Special Focus on the Youth

This positive awareness has been repeated over the years with the new media being identified more with young people, such that many Papal messages for the World Communication Day in the last few years have continued to hammer on them: Hear Pope Benedict: “Young people, in particular, have grasped the enormous capacity of the New Media to foster connectedness, communication, and understanding between individuals and communities, and they are turning to them as means of communicating between individuals and communities, and they are turning to them as means of communicating with existing friends, of meeting new friends, of forming communities and networks, of seeking information and news and of sharing their ideas and opinions.[5] It will be a logical conclusion therefore that the Church and those all who hold the power of administering the Church form an alliance with young people to work for evangelization with the digital skills and competences which they possess more than anyone else. This recommendation has been made over the years by the Church in an attempt to have the gospel proclaimed and enable it to permeate the new digital culture.

New Media offer almost unlimited reach to many today who do not go to Church, who cannot go to church and those who have left the Church. They offer an important facility for apostolate to those who cannot be reached by ordinary means, the homebound, the sick, the nomads, or the young people who are “natives of the social media”. Etc.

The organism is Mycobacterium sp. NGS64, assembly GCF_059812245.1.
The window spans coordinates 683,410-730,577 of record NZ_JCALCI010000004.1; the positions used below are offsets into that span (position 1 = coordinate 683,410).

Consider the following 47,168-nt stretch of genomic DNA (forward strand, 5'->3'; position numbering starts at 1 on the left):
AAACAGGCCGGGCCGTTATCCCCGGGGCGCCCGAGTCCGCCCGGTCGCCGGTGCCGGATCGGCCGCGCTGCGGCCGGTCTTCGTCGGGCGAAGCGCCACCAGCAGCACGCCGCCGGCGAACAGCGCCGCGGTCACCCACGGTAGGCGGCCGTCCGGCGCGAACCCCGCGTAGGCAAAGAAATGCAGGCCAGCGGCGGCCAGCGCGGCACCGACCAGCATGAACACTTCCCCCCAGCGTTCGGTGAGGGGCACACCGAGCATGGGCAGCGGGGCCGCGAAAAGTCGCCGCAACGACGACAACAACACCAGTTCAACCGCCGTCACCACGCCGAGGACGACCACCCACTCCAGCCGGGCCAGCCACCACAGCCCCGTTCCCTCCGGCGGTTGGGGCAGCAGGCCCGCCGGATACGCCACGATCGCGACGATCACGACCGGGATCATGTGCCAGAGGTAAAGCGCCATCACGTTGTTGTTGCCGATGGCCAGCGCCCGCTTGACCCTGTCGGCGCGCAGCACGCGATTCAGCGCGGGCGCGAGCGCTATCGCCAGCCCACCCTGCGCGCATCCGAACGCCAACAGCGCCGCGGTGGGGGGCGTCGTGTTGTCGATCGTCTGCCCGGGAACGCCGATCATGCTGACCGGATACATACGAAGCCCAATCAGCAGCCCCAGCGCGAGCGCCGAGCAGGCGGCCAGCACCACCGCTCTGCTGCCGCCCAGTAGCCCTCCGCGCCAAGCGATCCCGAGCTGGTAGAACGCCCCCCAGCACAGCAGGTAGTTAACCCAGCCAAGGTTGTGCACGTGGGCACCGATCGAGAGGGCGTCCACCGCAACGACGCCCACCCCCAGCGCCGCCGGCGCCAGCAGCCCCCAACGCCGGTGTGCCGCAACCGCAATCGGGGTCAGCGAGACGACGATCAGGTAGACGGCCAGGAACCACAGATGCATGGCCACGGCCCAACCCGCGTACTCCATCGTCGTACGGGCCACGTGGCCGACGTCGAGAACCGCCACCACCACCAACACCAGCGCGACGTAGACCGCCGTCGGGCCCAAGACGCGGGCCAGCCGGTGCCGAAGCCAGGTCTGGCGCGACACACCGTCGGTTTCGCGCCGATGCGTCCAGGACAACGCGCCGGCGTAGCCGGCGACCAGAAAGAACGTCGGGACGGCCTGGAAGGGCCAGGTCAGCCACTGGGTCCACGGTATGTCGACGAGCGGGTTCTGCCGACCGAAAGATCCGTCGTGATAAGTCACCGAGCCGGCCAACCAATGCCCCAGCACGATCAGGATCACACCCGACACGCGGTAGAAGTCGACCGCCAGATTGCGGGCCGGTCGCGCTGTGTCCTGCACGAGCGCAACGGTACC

Cardinal Sean O’Malley in his foreword to a recent book by Brandon Vogt, wrote: “New Media has created a fundamental shift in communication patterns comparable to the introduction of the printing press several centuries ago and has similarly instituted a new culture of communication. It is not just important but vital that the Church bring the good news of Jesus Christ into that culture to infuse the digital content with the leaven of our Catholic faith”.[6] Citing Bishop Ronald Herzog of Alexandria leading the US Bishops in discussion bout new media he went further: “Many people today, especially the young, turn first to New media for information. Therefore…it would be disastrous if the Church didn’t take it seriously and begin effectively utilizing these tools now to augment our existing communications media. The Church doesn’t have to change its teachings to reach young people, but it must deliver the faith to them in a different way to reach them and be present.”[7] In short new media are indispensable tools for building the Church beyond our church buildings.